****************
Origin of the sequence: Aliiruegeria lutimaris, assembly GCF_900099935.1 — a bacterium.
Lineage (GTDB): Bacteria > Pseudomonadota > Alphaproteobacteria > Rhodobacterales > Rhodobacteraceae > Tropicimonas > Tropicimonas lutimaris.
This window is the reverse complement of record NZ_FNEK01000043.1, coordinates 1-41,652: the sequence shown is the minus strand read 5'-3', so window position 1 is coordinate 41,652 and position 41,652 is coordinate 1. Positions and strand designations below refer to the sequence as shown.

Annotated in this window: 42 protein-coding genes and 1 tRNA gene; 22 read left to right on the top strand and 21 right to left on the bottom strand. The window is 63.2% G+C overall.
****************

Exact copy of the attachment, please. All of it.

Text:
Origin of the sequence: Aliiruegeria lutimaris, assembly GCF_900099935.1 — a bacterium.
Lineage (GTDB): Bacteria > Pseudomonadota > Alphaproteobacteria > Rhodobacterales > Rhodobacteraceae > Tropicimonas > Tropicimonas lutimaris.
This window is the reverse complement of record NZ_FNEK01000043.1, coordinates 1-41,652: the sequence shown is the minus strand read 5'-3', so window position 1 is coordinate 41,652 and position 41,652 is coordinate 1. Positions and strand designations below refer to the sequence as shown.

Annotated in this window: 42 protein-coding genes and 1 tRNA gene; 22 read left to right on the top strand and 21 right to left on the bottom strand. The window is 63.2% G+C overall.